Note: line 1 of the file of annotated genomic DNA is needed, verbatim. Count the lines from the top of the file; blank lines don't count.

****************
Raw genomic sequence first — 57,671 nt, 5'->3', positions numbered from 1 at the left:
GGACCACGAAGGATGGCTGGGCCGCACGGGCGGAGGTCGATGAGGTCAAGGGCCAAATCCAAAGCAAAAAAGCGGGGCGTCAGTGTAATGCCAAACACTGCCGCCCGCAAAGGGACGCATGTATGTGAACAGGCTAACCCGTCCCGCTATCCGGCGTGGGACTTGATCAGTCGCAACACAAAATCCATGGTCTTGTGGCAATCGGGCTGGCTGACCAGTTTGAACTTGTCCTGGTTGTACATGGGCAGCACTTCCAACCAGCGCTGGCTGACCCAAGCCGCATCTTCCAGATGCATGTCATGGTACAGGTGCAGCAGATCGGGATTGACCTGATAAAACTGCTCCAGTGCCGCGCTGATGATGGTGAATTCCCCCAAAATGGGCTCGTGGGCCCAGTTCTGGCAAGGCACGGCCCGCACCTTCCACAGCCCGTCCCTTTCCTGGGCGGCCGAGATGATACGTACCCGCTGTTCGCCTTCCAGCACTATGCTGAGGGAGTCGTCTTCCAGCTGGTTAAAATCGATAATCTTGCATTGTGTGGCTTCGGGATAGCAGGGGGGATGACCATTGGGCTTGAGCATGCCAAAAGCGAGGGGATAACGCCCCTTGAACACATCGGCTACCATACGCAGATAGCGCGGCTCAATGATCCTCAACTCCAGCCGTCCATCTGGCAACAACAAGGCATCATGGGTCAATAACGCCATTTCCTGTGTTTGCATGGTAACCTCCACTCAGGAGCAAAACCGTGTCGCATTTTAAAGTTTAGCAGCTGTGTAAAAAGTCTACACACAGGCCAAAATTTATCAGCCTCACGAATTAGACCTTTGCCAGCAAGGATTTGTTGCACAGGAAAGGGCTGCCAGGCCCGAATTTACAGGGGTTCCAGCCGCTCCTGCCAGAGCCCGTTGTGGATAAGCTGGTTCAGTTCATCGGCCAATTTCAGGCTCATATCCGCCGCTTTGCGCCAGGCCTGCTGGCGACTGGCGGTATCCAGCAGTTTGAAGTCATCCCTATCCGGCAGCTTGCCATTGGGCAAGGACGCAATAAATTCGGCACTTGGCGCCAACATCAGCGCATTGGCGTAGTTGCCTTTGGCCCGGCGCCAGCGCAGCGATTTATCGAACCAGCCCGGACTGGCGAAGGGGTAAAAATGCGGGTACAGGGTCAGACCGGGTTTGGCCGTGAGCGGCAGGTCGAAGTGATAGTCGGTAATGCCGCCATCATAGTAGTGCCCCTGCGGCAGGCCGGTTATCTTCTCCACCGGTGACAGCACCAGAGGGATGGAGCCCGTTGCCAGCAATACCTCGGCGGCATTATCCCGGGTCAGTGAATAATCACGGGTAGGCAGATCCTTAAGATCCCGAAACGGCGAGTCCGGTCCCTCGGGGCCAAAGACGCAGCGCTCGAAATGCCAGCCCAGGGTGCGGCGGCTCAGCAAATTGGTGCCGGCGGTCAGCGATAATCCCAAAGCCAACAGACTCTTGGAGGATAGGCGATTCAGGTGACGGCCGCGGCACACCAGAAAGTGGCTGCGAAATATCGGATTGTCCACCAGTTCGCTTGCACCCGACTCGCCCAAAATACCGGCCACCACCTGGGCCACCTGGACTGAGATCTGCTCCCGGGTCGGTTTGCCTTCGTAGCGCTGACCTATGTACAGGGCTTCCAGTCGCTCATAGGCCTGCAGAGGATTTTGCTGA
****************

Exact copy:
Raw genomic sequence first — 57,671 nt, 5'->3', positions numbered from 1 at the left: